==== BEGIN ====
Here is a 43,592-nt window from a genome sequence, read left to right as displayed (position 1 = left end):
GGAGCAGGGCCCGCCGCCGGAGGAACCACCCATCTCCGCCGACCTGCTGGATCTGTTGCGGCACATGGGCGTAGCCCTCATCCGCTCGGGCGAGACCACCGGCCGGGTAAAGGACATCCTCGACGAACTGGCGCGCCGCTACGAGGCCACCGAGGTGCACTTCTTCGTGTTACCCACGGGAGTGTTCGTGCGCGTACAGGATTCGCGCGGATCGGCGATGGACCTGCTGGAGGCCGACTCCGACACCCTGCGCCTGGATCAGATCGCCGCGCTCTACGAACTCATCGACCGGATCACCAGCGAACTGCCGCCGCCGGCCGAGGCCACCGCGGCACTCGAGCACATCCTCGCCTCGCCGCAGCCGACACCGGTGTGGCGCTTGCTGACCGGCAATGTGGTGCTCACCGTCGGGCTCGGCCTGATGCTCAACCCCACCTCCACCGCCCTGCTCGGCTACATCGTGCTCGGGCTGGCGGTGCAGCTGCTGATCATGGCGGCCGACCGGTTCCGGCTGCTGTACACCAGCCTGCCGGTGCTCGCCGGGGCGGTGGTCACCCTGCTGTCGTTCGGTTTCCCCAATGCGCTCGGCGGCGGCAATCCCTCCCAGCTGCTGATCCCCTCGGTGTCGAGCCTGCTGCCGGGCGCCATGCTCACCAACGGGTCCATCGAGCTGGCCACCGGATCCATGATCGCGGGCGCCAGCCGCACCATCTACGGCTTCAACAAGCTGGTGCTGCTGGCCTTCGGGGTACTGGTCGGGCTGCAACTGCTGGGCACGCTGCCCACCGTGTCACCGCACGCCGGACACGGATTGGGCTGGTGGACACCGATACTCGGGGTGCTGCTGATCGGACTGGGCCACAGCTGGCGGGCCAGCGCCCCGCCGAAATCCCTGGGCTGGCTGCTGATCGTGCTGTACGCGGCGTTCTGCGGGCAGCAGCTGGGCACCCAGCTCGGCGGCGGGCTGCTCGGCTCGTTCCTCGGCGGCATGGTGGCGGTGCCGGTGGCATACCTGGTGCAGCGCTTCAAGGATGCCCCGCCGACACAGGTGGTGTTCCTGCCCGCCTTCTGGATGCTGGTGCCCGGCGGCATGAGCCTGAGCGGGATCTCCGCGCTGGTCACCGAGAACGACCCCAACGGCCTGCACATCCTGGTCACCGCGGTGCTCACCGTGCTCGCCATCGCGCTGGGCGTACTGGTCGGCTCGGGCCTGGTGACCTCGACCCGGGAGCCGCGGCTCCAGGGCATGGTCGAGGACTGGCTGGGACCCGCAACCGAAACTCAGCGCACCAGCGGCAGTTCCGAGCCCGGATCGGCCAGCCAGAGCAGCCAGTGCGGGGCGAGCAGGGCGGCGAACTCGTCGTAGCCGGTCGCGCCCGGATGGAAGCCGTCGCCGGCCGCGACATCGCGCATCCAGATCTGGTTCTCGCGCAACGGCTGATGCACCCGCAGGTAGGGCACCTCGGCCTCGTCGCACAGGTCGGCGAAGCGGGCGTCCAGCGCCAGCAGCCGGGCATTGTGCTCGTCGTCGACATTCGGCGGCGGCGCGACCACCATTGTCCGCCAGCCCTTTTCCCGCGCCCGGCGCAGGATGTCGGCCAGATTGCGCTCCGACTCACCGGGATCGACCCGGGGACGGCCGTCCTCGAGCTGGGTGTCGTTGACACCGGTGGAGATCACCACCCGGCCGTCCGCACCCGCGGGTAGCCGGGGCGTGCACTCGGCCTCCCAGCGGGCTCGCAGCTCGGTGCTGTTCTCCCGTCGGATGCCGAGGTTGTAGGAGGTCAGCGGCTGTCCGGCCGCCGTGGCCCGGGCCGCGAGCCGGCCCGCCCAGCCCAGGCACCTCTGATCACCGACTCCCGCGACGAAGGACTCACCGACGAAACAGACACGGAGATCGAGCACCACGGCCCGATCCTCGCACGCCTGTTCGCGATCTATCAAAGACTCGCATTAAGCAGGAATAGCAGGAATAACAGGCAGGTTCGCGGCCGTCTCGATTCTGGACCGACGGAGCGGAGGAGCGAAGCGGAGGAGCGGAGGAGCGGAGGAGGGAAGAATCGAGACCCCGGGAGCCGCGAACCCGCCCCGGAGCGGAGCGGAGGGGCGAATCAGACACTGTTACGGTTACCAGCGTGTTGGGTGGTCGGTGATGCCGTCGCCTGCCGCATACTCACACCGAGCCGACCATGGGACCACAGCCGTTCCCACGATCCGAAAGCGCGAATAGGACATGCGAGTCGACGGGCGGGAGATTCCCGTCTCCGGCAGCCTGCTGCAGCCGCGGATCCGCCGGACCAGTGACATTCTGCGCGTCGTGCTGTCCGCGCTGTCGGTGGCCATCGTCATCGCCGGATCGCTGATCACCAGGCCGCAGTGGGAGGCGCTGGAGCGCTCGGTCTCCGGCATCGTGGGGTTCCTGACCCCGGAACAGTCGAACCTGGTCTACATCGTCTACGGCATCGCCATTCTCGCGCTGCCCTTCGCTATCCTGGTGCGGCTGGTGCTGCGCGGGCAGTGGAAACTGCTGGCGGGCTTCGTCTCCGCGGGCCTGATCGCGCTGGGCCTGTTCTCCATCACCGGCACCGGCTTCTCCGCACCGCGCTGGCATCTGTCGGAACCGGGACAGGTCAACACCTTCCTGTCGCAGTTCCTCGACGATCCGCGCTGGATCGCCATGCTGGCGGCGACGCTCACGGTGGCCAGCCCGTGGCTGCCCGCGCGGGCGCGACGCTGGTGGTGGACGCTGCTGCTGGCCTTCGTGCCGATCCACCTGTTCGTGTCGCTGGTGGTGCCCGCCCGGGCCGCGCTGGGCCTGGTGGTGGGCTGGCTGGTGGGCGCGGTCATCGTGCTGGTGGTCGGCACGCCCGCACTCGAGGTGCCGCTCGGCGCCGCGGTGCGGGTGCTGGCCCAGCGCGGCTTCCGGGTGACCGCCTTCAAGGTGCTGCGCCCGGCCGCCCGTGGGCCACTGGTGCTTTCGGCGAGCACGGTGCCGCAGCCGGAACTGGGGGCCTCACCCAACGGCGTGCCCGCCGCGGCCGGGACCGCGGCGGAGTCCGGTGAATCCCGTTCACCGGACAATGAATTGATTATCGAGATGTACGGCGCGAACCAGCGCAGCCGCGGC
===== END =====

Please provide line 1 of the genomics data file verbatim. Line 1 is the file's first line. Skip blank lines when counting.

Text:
Here is a 43,592-nt window from a genome sequence, read left to right as displayed (position 1 = left end):